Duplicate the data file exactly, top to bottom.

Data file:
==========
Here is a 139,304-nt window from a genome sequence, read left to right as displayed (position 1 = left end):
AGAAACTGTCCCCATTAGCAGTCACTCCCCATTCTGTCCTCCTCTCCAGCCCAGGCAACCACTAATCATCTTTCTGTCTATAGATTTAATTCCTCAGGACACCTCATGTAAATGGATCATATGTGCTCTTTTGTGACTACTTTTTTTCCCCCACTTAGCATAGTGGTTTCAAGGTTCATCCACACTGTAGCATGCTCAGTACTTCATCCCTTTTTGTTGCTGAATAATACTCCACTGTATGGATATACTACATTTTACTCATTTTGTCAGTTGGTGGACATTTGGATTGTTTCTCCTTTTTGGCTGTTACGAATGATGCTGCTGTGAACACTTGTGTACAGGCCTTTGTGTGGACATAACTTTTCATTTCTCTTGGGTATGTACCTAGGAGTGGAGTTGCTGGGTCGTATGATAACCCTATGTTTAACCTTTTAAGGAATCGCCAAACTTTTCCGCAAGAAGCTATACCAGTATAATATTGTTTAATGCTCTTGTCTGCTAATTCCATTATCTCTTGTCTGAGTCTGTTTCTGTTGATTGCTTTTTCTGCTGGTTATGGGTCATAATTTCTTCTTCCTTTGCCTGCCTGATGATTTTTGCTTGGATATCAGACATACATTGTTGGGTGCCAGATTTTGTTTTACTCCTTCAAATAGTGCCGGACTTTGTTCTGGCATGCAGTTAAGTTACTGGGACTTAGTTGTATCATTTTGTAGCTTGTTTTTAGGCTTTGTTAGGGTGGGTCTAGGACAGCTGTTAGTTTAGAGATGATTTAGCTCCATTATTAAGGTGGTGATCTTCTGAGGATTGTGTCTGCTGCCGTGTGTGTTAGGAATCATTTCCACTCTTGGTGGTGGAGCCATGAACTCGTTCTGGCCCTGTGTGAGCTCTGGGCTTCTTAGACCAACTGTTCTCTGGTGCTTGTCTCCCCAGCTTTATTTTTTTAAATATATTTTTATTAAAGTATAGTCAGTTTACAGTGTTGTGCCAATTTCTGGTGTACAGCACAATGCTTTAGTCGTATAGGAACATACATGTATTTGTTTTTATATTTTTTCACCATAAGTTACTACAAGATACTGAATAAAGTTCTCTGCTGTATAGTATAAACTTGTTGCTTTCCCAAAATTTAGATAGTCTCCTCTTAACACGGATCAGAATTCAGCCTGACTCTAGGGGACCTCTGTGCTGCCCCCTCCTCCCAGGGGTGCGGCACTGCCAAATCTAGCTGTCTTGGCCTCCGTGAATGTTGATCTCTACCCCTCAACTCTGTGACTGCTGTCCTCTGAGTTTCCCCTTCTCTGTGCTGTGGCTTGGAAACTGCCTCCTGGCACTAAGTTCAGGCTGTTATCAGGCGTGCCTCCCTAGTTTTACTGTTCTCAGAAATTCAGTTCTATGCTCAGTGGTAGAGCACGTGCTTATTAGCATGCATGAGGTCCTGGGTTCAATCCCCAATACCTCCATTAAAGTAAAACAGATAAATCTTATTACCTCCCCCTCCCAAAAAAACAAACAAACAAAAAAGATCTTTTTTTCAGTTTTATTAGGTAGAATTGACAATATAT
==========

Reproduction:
Here is a 139,304-nt window from a genome sequence, read left to right as displayed (position 1 = left end):
AGAAACTGTCCCCATTAGCAGTCACTCCCCATTCTGTCCTCCTCTCCAGCCCAGGCAACCACTAATCATCTTTCTGTCTATAGATTTAATTCCTCAGGACACCTCATGTAAATGGATCATATGTGCTCTTTTGTGACTACTTTTTTTCCCCCACTTAGCATAGTGGTTTCAAGGTTCATCCACACTGTAGCATGCTCAGTACTTCATCCCTTTTTGTTGCTGAATAATACTCCACTGTATGGATATACTACATTTTACTCATTTTGTCAGTTGGTGGACATTTGGATTGTTTCTCCTTTTTGGCTGTTACGAATGATGCTGCTGTGAACACTTGTGTACAGGCCTTTGTGTGGACATAACTTTTCATTTCTCTTGGGTATGTACCTAGGAGTGGAGTTGCTGGGTCGTATGATAACCCTATGTTTAACCTTTTAAGGAATCGCCAAACTTTTCCGCAAGAAGCTATACCAGTATAATATTGTTTAATGCTCTTGTCTGCTAATTCCATTATCTCTTGTCTGAGTCTGTTTCTGTTGATTGCTTTTTCTGCTGGTTATGGGTCATAATTTCTTCTTCCTTTGCCTGCCTGATGATTTTTGCTTGGATATCAGACATACATTGTTGGGTGCCAGATTTTGTTTTACTCCTTCAAATAGTGCCGGACTTTGTTCTGGCATGCAGTTAAGTTACTGGGACTTAGTTGTATCATTTTGTAGCTTGTTTTTAGGCTTTGTTAGGGTGGGTCTAGGACAGCTGTTAGTTTAGAGATGATTTAGCTCCATTATTAAGGTGGTGATCTTCTGAGGATTGTGTCTGCTGCCGTGTGTGTTAGGAATCATTTCCACTCTTGGTGGTGGAGCCATGAACTCGTTCTGGCCCTGTGTGAGCTCTGGGCTTCTTAGACCAACTGTTCTCTGGTGCTTGTCTCCCCAGCTTTATTTTTTTAAATATATTTTTATTAAAGTATAGTCAGTTTACAGTGTTGTGCCAATTTCTGGTGTACAGCACAATGCTTTAGTCGTATAGGAACATACATGTATTTGTTTTTATATTTTTTCACCATAAGTTACTACAAGATACTGAATAAAGTTCTCTGCTGTATAGTATAAACTTGTTGCTTTCCCAAAATTTAGATAGTCTCCTCTTAACACGGATCAGAATTCAGCCTGACTCTAGGGGACCTCTGTGCTGCCCCCTCCTCCCAGGGGTGCGGCACTGCCAAATCTAGCTGTCTTGGCCTCCGTGAATGTTGATCTCTACCCCTCAACTCTGTGACTGCTGTCCTCTGAGTTTCCCCTTCTCTGTGCTGTGGCTTGGAAACTGCCTCCTGGCACTAAGTTCAGGCTGTTATCAGGCGTGCCTCCCTAGTTTTACTGTTCTCAGAAATTCAGTTCTATGCTCAGTGGTAGAGCACGTGCTTATTAGCATGCATGAGGTCCTGGGTTCAATCCCCAATACCTCCATTAAAGTAAAACAGATAAATCTTATTACCTCCCCCTCCCAAAAAAACAAACAAACAAAAAAGATCTTTTTTTCAGTTTTATTAGGTAGAATTGACAATATAT